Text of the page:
Nursing Care Plan Analysis

Published: 2021-07-02 02:49:33
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Category: Medicine, Nursing, Exercise, Nursing Care

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Nursing Care Plan Assessment equals Data Collection + Analysis| Nursing Diagnosis – Actual/Potential| Nursing Goal(SMART)| Nursing Interventions/ActionsInclude Rationale/Reference| Evaluation| Female Age : 85Code status: Full Code initially but changed to DNR on 14/Jan-2012Primary diagnosis: PancytopeniaReason for Hospital Admission: Fall at home. Allergy: PenicillinMedical History: Pacemaker, Hypertension, Fall at home, Bradycardia, Hyperlipidemia. Neurological: Alert, Oriented x 4. Diet as ToleratedActivity as tolerated. Does not want to do physiotherapy.
Would prefer to remain in bed. Will only move her arms and legs and adjust as needed. | Activity Intolerance related to weakness, bed rest and immobility as evidenced by client verbalizing lack of interest/desire in activity. Risk for falls related to generalised weakness and impaired mobility as evidenced by client having a history of fall in the past. Hopelessness related to failing or deteriorating physical condition as evidenced by client stating “Why god is not calling me to him”. | 1. Client will participate in daily activity with vital signs within limit in a week’s time. 2.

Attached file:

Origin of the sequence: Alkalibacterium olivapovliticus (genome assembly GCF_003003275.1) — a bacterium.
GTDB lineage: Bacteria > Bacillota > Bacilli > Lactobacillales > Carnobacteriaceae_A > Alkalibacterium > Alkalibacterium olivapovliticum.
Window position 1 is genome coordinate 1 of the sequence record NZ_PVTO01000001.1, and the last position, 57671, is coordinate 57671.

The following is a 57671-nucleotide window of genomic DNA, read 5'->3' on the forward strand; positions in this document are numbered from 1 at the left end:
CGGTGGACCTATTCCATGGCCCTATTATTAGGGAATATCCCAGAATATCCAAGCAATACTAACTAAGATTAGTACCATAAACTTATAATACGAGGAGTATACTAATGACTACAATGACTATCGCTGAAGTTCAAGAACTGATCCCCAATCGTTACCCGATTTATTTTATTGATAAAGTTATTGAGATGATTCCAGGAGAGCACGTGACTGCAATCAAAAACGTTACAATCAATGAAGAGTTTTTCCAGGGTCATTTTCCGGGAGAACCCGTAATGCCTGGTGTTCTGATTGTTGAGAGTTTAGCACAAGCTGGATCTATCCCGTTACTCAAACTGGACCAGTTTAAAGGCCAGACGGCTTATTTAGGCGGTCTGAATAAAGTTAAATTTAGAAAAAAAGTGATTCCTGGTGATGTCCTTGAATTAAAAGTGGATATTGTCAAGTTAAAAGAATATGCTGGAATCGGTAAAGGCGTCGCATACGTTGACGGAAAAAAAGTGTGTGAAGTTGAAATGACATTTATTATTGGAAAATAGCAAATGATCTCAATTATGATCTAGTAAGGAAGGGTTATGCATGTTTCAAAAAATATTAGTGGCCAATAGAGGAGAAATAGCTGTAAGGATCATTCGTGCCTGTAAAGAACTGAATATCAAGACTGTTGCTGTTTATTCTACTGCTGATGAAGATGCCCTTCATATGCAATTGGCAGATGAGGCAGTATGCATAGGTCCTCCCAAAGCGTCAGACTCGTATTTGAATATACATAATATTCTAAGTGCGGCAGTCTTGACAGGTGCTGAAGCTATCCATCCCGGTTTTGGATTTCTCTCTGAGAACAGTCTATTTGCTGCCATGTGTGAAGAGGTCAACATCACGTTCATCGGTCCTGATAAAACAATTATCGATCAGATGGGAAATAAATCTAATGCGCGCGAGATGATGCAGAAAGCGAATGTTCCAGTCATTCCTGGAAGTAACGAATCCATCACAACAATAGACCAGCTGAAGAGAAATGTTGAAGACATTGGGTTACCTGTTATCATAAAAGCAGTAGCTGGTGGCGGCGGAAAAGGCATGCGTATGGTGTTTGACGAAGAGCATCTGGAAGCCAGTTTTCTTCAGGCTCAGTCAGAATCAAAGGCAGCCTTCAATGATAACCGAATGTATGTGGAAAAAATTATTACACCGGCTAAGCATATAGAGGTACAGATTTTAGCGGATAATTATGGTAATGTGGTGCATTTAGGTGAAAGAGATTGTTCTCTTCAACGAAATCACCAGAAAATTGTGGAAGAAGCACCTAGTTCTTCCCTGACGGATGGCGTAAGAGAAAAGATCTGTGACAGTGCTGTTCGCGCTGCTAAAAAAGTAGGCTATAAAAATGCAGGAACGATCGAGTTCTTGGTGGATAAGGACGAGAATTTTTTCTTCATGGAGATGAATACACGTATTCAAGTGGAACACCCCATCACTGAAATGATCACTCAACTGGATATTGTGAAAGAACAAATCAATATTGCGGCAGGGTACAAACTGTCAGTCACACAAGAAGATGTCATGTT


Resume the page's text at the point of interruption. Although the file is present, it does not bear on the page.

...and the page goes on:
Client will perform ADLs with some assistance, e. g. , toilets with help ambulating to bathroom, by discharge. 1. Client will not experience a fall by identifying risks that increase susceptibility to falls by the end of the day. 2. Client and caregiver will apply tactics and ways to increase safety and provide a safe home environment. 1. Client will initiate behaviours that may reduce feeling of hopelessness by the end of week. 2. Client will be hopeful verbalizing optimistic plans after she is discharged and reaches home. | 1. Record client’s vitals before and after any activity.

Rationale: Variation can be caused by temporary insufficiency of blood supply (Ackley & Ladwig, 2008, p 119). 2. Administer pain medications prior to activity. Rationale: Pain restricts client from performing maximum activity and may worsen the movement (Ackley & Ladwig, 2008, p 120). 3. Encourage client to change position gradually, dangle, sit, stand and ambulate as tolerated. Rationale: Performing activities slowly at client’s pace and for shorter periods minimizes fatigue (Kozier, 2010, pg. 1126). 4. Teach the client systematic performance of active ROM exercises to maintain and improve joint mobility.
Rationale: These activity increases muscular strength and active movement (Kozier, 2010, pg. 1147). 5. Encourage client plan activities with alternate periods or rest and activity. Rationale: Assistance in planning daily routines that maintain a balance between activity and rest may be necessary to conserve energy (Day, 2010, pg. 1744). 6. Reinforce importance of progressive exercise, emphasizing that joints are to be exercised to the point of pain and not after that. Rationale: Pain occurs as a result of joint or muscle injury.